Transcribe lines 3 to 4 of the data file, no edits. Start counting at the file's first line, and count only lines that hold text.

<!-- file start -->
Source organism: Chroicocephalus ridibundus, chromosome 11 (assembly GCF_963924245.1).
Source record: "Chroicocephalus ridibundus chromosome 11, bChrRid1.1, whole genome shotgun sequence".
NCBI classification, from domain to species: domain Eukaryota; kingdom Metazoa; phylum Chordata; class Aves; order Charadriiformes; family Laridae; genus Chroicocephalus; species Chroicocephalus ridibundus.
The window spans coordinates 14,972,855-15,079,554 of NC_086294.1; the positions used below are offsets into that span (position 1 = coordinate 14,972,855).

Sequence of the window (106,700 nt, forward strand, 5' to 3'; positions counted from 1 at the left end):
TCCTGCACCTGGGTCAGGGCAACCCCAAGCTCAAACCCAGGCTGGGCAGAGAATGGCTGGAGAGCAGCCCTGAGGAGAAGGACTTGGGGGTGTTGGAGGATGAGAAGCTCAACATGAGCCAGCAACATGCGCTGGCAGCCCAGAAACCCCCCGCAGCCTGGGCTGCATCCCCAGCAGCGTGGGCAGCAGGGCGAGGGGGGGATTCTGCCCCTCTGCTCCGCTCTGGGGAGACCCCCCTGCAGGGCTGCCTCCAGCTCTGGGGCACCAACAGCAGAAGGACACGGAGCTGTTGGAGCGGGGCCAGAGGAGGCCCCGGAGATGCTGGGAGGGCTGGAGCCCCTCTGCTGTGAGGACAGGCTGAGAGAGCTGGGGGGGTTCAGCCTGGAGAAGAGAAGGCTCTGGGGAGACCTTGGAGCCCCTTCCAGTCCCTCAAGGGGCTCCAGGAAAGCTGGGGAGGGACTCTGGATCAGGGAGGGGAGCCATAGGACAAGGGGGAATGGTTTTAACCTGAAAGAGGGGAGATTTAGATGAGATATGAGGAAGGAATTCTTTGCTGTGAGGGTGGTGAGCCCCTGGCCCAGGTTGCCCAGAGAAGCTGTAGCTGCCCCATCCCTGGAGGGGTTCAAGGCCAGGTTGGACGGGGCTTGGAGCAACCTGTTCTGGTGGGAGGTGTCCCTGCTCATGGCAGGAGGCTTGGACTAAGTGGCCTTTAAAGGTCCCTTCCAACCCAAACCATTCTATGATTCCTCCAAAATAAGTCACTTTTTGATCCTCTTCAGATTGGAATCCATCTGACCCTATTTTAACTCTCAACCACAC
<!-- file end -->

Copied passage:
NCBI classification, from domain to species: domain Eukaryota; kingdom Metazoa; phylum Chordata; class Aves; order Charadriiformes; family Laridae; genus Chroicocephalus; species Chroicocephalus ridibundus.
The window spans coordinates 14,972,855-15,079,554 of NC_086294.1; the positions used below are offsets into that span (position 1 = coordinate 14,972,855).